Southeastern Section - 67th Annual Meeting - 2018

Paper No. 25-8
Presentation Time: 10:40 AM


BOLLEN, Elizabeth M. and STOWELL, Harold H., Geological Sciences, University of Alabama, Tuscaloosa, AL 35487

Garnet Sm-Nd geochronology is an important tool for understanding high temperature tectonic processes and events, such as the timing and duration of lower crustal heating. However, interpretation of the ages is complicated because high temperature may facilitate diffusion. This results in younger ages when daughter isotope diffusion dominates and may result in older ages when parent isotope diffusion dominates. Slow cooling rates allow more time for diffusion and small grains are affected more than larger grains due to short diffusion length scales. If garnet Sm-Nd ages are reset to younger ages by diffusion, then dating small and large grains in the same samples can be used to calculate the duration of high-temperature events.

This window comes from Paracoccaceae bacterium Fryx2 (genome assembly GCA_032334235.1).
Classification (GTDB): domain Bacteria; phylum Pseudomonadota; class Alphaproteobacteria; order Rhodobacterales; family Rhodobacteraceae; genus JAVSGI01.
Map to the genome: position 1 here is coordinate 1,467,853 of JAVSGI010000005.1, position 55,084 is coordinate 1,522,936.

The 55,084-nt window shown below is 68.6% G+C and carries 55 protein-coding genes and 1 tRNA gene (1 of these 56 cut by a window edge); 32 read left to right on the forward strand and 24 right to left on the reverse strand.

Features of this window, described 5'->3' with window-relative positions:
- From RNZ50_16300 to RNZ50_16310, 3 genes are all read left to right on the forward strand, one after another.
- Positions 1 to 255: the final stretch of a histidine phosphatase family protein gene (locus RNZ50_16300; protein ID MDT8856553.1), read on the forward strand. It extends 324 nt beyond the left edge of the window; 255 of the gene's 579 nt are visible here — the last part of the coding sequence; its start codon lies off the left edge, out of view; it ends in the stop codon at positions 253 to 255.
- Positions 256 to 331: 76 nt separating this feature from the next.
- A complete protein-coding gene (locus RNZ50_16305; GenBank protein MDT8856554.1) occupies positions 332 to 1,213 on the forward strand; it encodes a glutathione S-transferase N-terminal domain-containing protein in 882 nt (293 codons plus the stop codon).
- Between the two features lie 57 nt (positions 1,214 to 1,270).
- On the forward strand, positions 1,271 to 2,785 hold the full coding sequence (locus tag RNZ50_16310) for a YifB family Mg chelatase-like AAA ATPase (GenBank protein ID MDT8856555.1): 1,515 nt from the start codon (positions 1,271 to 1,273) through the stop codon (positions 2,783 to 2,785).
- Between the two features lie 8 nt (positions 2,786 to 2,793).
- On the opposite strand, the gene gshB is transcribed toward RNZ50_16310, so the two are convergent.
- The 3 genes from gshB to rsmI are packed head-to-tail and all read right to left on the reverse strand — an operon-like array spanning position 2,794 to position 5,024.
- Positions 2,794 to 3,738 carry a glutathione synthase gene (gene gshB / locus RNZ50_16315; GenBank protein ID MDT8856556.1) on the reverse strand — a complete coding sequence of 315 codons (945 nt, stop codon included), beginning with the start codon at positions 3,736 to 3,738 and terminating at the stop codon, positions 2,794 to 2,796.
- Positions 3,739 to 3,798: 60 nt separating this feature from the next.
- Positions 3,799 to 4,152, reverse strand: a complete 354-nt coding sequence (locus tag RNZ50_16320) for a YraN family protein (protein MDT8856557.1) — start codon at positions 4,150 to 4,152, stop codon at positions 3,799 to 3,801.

We present new garnet Sm-Nd ages for 2-4 mm grains from two migmatitic garnet-granulite samples (samples 22a and 36) in the Western Fiordland Orthogneiss (WFO), Fiordland, NZ. These samples contain abundant garnet ranging from 2 to 10 mm in diameter, which occur in multiple textural domains. Both 22a and 36 contain leucosomes bordered by selvages of ca. 1 cm garnet and garnet reaction zones (GRZ) of fine-grained garnet, garnet porphyroblasts, and clinopyroxene. Garnet from each texture have been dated. Prior work on 10 mm selvage garnet in 22a yielded an age of 112±2.2 Ma (10 points) and the 2-4 mm GRZ garnet dated in this study produced a 103.6±2.3 Ma age (5 points). Thus far, only 2-4 mm selvage garnets have been analyzed from sample 36, yielding an age of 108.1±1.8 Ma (5 points). Cooling rates, estimated from combined U-Pb zircon, titanite, apatite, and K-Ar hornblende data range from 21°C/m.y. at 116-108 Ma to 7°C/m.y. at 108-106 Ma. These cooling rates, input into closure temperature estimates, result in closure temperatures of 923-877°C and 799-762°C for 10 mm and 2 mm grains, respectively. Therefore, the ca. 112 Ma age corresponds with peak garnet-granulite conditions of 12-14 kbar and ca. 900°C, while the ca. 108 and 103 Ma ages correspond to cooling of the WFO below 800°C. These data illustrate that the duration of high-temperature metamorphism can be determined from dating multiple garnet size fractions and incorporating closure temperatures with cooling rate and history.